(27) Count the years of the sale thereof.—To regulate the price of the redemption money the crops were valued which the purchaser had enjoyed since he had acquired the property. This was deducted from what he originally paid for the plot of land, and the difference was returned to him by the vendor, to whom the patrimony reverted. Thus, for instance, if there were thirty years from the time the purchase was effected to the year of jubile, and the vendor or his next of kin redeemed the inheritance either ten or fifteen years after the transaction, he had to return to the purchaser either one-third or half of the purchase money, when the soil was restored to the seller or his next of kin. In the interest of the purchaser, however, it was enacted during the second Temple that the redemption should not take place before he had the benefit of the field for two productive years (see Leviticus 25:15), and that he could claim compensation for outlay on improvements.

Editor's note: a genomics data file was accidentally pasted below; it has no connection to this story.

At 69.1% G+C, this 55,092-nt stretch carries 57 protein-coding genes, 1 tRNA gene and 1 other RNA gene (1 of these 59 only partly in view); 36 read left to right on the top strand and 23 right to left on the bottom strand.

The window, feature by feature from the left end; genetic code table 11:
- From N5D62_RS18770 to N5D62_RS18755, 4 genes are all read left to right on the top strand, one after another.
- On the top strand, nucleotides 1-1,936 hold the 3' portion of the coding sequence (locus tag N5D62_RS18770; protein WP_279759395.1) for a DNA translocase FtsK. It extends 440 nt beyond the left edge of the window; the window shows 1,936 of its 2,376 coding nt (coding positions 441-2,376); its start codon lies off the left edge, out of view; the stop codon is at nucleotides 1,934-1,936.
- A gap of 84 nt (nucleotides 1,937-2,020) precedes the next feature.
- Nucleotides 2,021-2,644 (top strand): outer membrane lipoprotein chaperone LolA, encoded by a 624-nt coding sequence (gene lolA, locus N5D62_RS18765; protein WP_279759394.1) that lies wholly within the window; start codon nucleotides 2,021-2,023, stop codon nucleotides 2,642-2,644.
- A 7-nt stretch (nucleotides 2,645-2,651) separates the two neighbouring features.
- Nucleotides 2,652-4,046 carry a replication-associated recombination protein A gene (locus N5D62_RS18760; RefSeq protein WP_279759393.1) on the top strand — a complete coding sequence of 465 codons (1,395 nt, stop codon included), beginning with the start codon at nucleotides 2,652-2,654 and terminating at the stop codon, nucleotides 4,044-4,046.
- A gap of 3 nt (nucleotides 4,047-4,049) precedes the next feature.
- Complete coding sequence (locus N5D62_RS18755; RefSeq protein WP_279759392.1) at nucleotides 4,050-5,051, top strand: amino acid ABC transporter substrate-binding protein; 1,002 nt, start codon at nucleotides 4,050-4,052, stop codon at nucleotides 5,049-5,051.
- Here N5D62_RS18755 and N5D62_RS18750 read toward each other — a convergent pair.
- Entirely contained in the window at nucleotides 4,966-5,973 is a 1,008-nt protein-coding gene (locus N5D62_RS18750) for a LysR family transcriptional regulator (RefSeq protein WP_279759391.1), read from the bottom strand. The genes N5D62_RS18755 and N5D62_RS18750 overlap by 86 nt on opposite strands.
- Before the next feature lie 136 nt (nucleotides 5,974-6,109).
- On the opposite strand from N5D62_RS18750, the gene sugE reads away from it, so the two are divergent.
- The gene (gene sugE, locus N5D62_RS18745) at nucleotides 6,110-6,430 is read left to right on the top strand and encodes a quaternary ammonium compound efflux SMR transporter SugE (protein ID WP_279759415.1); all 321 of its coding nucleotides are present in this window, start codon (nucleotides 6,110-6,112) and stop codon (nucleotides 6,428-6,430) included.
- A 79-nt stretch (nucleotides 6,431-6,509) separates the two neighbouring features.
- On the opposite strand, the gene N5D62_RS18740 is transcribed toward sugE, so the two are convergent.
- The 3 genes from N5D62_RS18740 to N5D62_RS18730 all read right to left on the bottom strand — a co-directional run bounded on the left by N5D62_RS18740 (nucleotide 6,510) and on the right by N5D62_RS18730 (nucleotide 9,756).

Restore the overplus unto the man to whom he sold it.—That is, an equitable estimate is to be made of what the land is likely to yield from the time of its redemption by the vendor to the jubile, which is to be allowed to the purchaser.
(28) Not able to restore it to him.—That is, if the vendor is unable to return to the purchaser the probable value of the crops between the contemplated redemption and the next jubile year.